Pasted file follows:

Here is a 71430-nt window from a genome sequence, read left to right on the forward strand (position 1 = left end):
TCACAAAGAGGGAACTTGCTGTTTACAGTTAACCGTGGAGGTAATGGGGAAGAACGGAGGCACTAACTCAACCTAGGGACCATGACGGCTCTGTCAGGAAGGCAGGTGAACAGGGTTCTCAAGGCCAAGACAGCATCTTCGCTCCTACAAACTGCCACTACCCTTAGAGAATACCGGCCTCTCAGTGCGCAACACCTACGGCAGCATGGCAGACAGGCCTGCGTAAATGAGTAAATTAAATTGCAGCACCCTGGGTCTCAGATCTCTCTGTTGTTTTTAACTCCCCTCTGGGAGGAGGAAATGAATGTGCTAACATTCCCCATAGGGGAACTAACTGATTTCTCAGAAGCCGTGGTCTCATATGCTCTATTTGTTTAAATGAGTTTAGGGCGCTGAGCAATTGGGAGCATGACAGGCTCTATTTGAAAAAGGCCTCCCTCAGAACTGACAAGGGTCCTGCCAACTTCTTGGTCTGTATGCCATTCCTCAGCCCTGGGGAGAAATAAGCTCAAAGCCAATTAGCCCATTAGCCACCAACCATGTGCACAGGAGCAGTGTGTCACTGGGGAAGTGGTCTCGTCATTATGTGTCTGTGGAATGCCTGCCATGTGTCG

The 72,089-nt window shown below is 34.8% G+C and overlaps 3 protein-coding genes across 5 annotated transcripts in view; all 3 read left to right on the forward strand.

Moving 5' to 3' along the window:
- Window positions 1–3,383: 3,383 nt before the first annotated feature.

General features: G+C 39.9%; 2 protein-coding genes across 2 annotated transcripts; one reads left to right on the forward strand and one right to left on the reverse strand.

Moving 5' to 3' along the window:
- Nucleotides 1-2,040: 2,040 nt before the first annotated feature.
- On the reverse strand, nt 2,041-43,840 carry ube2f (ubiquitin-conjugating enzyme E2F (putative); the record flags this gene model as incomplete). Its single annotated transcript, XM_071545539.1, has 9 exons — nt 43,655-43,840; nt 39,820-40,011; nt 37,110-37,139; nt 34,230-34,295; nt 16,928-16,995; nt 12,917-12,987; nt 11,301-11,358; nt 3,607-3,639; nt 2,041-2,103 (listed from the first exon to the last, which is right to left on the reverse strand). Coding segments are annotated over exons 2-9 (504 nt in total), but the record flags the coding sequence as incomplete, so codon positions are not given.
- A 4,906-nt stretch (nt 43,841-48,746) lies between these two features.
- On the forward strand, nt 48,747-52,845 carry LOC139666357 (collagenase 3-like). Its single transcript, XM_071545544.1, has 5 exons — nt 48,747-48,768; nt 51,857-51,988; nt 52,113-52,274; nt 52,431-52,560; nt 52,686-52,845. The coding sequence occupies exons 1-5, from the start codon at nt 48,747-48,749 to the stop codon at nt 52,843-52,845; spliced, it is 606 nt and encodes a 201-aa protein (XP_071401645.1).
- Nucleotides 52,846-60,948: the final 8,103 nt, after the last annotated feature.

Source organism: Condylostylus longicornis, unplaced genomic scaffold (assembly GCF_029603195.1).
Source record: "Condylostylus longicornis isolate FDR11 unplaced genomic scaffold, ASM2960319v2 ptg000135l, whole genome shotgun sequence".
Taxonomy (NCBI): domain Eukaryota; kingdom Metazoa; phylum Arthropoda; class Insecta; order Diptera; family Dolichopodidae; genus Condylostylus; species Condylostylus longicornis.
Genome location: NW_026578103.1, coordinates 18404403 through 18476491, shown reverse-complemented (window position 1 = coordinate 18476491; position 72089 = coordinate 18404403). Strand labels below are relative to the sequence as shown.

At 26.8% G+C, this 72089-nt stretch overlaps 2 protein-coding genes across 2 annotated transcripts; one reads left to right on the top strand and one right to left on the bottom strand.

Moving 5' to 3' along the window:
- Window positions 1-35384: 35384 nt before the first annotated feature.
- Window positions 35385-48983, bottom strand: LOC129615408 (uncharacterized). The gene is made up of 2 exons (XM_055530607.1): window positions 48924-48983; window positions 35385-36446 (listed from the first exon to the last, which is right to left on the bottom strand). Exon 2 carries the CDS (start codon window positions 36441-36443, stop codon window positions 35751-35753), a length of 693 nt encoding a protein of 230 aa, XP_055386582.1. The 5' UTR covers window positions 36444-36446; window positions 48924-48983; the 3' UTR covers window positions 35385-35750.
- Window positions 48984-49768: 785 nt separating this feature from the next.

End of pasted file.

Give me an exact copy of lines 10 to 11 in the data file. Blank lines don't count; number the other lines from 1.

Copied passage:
- A 4,906-nt stretch (nt 43,841-48,746) lies between these two features.
- On the forward strand, nt 48,747-52,845 carry LOC139666357 (collagenase 3-like). Its single transcript, XM_071545544.1, has 5 exons — nt 48,747-48,768; nt 51,857-51,988; nt 52,113-52,274; nt 52,431-52,560; nt 52,686-52,845. The coding sequence occupies exons 1-5, from the start codon at nt 48,747-48,749 to the stop codon at nt 52,843-52,845; spliced, it is 606 nt and encodes a 201-aa protein (XP_071401645.1).